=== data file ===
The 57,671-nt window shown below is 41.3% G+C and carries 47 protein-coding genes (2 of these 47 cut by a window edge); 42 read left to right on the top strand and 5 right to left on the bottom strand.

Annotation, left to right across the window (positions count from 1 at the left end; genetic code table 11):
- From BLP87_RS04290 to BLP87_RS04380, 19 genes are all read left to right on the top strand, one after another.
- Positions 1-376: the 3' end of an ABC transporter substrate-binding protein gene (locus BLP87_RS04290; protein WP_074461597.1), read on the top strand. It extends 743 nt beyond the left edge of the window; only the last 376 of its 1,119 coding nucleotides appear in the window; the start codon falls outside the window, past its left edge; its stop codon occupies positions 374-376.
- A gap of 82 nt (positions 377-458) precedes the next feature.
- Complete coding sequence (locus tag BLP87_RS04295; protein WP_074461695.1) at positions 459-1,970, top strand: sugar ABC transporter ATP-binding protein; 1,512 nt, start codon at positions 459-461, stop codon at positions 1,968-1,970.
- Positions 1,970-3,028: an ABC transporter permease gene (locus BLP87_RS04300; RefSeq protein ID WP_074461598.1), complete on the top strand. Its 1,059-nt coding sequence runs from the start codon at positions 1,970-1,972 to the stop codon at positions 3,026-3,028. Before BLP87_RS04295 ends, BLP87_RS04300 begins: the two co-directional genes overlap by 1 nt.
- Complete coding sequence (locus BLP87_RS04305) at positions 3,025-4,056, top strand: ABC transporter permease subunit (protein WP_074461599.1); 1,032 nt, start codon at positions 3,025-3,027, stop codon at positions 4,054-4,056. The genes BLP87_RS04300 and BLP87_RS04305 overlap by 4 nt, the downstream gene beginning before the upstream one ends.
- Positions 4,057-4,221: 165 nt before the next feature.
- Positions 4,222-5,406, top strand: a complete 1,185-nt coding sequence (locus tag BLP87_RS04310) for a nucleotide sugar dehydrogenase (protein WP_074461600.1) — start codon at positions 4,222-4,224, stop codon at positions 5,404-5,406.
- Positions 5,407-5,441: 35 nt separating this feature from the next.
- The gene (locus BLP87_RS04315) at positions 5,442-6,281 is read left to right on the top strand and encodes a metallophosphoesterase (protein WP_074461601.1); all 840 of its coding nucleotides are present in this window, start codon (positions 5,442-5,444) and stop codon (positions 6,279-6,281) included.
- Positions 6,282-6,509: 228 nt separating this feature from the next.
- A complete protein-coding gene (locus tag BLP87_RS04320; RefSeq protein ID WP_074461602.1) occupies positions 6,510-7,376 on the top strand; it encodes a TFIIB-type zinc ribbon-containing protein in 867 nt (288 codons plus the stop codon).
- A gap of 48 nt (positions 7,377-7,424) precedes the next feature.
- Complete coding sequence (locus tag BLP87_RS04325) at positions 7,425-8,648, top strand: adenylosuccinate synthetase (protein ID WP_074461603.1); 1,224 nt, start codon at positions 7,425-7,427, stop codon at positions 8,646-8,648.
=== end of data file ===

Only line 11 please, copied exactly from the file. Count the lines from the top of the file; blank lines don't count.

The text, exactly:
- Positions 5,407-5,441: 35 nt separating this feature from the next.